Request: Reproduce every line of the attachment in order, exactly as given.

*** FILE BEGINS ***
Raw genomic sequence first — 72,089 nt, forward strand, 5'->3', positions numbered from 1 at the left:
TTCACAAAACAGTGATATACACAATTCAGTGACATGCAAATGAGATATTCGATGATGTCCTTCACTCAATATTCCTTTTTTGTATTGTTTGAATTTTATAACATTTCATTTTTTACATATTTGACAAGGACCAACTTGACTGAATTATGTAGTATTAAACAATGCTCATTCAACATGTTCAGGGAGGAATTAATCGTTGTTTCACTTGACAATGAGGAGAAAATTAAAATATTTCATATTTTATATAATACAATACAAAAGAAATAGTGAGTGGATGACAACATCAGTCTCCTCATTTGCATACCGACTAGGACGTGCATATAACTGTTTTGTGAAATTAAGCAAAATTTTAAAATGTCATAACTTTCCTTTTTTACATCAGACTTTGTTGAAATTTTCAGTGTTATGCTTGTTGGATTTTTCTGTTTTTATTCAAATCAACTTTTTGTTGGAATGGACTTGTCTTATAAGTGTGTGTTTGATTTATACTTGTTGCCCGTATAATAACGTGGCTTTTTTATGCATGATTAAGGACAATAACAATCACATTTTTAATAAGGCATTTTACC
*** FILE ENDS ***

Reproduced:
Raw genomic sequence first — 72,089 nt, forward strand, 5'->3', positions numbered from 1 at the left:
TTCACAAAACAGTGATATACACAATTCAGTGACATGCAAATGAGATATTCGATGATGTCCTTCACTCAATATTCCTTTTTTGTATTGTTTGAATTTTATAACATTTCATTTTTTACATATTTGACAAGGACCAACTTGACTGAATTATGTAGTATTAAACAATGCTCATTCAACATGTTCAGGGAGGAATTAATCGTTGTTTCACTTGACAATGAGGAGAAAATTAAAATATTTCATATTTTATATAATACAATACAAAAGAAATAGTGAGTGGATGACAACATCAGTCTCCTCATTTGCATACCGACTAGGACGTGCATATAACTGTTTTGTGAAATTAAGCAAAATTTTAAAATGTCATAACTTTCCTTTTTTACATCAGACTTTGTTGAAATTTTCAGTGTTATGCTTGTTGGATTTTTCTGTTTTTATTCAAATCAACTTTTTGTTGGAATGGACTTGTCTTATAAGTGTGTGTTTGATTTATACTTGTTGCCCGTATAATAACGTGGCTTTTTTATGCATGATTAAGGACAATAACAATCACATTTTTAATAAGGCATTTTACC